I’m quick and easy to do it to other people, but how angry do I get when someone does the very same thing to me. How frustrating it is when, before words have even escaped my mouth, someone already knows what they think about me.

Yes, it takes time to find out someone’s story, but maybe that’s what someone really needs, someone to just listen and hear them.

It seems like I learned a valuable lesson, and next time that I’m in the “center of the universe,” maybe I’ll look for a man on a bike wearing a tutu. If I run into him, maybe I’ll have the courage to ask him about his story. Maybe I’ll find out that there’s so much more beneath the surface than fits in the nice and neat little box that I’ve made for myself.

Further Thoughts on Place

This past Sunday, a young woman shared her story of faith and doubt in our community of faith’s corporate time together. I had heard bits and piece of it before she had stood that morning, but I hadn’t heard all of the gory details that she shared. A story of rejection, of hurt, of pain, of doubt, of abandonment, and finally, redemption and restoration.

As she shared her story, she looked around and started by saying that she didn’t fully realize until that moment that part of the story that she shared, part of her rejection, took place in that very room. As she talked about a gang of middle school girls who bullied her and said some heartbreaking things to her right there in that room.

She shared her story for a few minutes and when she was done, she received applause that continued…..and continued…..and continued, until the whole place was standing. There in that room, in that moment, redemption had happened.

It wasn’t until later that I fully appreciated what had just happened. The very place where this young woman had been rejected, the very place where she felt that her faith had died was the very same place where new life was given. There in that middle school cafeteria, the place that had probably haunted her memory for years, new memories were made. As she courageously shared her story, the story from life to death back to life again, she saw a room full of people who saw her as she is, a forgiven child of God. She was affirmed in her honesty. She was affirmed in her bravery. She was given a new start.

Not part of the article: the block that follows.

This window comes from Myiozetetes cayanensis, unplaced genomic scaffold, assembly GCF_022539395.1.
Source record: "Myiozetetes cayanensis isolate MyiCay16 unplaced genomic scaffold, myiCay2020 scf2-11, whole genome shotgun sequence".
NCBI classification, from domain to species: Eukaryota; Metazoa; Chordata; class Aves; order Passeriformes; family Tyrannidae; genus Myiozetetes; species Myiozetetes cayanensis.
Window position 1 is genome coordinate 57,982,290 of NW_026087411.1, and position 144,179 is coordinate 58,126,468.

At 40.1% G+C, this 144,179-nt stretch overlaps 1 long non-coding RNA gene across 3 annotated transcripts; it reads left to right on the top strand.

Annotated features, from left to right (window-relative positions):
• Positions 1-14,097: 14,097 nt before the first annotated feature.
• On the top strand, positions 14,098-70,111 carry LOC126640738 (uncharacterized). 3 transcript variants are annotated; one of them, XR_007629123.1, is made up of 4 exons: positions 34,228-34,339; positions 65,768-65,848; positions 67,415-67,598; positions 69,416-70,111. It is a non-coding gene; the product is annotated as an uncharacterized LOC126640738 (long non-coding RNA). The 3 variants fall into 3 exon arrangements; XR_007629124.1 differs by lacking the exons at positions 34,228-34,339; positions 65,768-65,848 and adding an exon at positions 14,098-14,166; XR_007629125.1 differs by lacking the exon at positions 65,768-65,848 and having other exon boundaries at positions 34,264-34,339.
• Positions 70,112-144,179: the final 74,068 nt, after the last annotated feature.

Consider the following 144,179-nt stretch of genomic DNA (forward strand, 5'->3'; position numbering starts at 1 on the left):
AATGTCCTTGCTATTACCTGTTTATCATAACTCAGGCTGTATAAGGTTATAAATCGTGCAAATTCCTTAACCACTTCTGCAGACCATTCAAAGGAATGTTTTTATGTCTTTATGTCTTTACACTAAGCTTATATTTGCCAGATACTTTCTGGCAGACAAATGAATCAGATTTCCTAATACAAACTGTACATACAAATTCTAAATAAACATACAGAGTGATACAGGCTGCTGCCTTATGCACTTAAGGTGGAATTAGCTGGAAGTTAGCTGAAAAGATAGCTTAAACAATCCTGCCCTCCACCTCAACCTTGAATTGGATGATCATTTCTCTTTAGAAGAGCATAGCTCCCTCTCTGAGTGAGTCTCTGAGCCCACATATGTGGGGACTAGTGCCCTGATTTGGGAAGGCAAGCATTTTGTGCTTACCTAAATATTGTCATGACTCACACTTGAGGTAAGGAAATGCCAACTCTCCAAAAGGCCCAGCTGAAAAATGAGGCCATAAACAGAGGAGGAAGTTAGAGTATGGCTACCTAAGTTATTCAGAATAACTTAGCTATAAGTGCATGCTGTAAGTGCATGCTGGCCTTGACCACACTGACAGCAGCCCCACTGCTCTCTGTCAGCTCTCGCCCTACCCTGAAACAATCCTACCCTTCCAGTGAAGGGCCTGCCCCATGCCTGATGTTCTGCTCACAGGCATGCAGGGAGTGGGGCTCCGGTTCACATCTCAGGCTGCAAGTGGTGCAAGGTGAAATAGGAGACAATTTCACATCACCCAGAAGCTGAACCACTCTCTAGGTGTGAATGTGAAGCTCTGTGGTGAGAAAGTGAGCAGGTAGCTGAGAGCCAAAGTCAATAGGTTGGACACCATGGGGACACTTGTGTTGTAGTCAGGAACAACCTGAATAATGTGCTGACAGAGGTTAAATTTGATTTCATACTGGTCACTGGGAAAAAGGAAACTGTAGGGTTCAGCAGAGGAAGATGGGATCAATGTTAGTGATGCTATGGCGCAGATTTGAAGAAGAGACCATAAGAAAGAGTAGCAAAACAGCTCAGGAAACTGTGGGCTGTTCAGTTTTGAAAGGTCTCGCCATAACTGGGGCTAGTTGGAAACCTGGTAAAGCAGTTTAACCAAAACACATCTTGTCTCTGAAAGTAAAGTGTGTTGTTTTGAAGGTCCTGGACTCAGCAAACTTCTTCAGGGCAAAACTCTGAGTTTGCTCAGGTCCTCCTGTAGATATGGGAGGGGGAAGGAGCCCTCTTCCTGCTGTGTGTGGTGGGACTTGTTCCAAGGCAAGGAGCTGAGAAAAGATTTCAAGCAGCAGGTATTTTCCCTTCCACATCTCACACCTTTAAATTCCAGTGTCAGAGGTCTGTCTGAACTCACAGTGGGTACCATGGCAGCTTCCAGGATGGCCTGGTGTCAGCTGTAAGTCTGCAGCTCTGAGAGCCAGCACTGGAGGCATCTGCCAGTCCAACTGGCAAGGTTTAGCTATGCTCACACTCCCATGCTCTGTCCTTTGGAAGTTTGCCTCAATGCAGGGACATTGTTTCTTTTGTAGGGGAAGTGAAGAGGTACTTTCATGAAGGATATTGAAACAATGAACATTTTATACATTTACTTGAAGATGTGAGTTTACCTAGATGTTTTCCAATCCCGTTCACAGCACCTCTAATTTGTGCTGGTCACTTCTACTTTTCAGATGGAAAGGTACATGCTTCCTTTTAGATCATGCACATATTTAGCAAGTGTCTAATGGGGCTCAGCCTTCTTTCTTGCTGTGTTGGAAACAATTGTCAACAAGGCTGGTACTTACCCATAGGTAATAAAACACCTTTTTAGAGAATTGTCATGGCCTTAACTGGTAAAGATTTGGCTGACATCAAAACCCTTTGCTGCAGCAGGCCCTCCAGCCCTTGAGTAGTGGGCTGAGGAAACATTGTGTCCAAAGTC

Isn’t it just like God to take the very source of our hurt and turn it around? How hard it is for some of us to face certain things because of the memories that those things conjure up for us, yet he sees fit to use some of those very things to remind us that we are not in control, nor are those things or those circumstances. He is the one who is in control. He is the one who can turn things around.

I’ve seen it happen in my own life, and I am reminded that God cares about the little things. Sparrows don’t fly or die without him knowing about it. While we shouldn’t be so consumed with some of the trivial things in our lives, we also shouldn’t be surprised when God shows up in some of those places where we least expect it. God is in the redemption business and there’s nothing like seeing it played out right before your eyes.